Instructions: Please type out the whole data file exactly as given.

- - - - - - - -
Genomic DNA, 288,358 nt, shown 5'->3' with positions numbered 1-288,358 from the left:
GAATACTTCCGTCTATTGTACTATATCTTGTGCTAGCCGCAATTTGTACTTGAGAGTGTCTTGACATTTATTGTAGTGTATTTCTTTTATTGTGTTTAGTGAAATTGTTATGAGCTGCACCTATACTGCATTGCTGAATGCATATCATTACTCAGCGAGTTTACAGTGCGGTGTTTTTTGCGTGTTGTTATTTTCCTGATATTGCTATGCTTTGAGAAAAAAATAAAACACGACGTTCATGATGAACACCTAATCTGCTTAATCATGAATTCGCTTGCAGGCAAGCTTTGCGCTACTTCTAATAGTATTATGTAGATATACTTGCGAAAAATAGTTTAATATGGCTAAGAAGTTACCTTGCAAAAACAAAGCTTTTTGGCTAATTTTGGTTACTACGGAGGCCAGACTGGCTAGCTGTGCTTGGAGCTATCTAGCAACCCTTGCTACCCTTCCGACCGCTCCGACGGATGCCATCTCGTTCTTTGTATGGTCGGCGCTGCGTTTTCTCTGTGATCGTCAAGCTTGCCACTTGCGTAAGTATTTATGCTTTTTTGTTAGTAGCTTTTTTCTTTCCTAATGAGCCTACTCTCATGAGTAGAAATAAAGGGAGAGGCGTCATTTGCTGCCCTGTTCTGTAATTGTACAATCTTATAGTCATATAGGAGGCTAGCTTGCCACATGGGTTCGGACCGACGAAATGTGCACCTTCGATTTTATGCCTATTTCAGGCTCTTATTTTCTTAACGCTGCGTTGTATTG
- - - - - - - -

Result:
Genomic DNA, 288,358 nt, shown 5'->3' with positions numbered 1-288,358 from the left:
GAATACTTCCGTCTATTGTACTATATCTTGTGCTAGCCGCAATTTGTACTTGAGAGTGTCTTGACATTTATTGTAGTGTATTTCTTTTATTGTGTTTAGTGAAATTGTTATGAGCTGCACCTATACTGCATTGCTGAATGCATATCATTACTCAGCGAGTTTACAGTGCGGTGTTTTTTGCGTGTTGTTATTTTCCTGATATTGCTATGCTTTGAGAAAAAAATAAAACACGACGTTCATGATGAACACCTAATCTGCTTAATCATGAATTCGCTTGCAGGCAAGCTTTGCGCTACTTCTAATAGTATTATGTAGATATACTTGCGAAAAATAGTTTAATATGGCTAAGAAGTTACCTTGCAAAAACAAAGCTTTTTGGCTAATTTTGGTTACTACGGAGGCCAGACTGGCTAGCTGTGCTTGGAGCTATCTAGCAACCCTTGCTACCCTTCCGACCGCTCCGACGGATGCCATCTCGTTCTTTGTATGGTCGGCGCTGCGTTTTCTCTGTGATCGTCAAGCTTGCCACTTGCGTAAGTATTTATGCTTTTTTGTTAGTAGCTTTTTTCTTTCCTAATGAGCCTACTCTCATGAGTAGAAATAAAGGGAGAGGCGTCATTTGCTGCCCTGTTCTGTAATTGTACAATCTTATAGTCATATAGGAGGCTAGCTTGCCACATGGGTTCGGACCGACGAAATGTGCACCTTCGATTTTATGCCTATTTCAGGCTCTTATTTTCTTAACGCTGCGTTGTATTG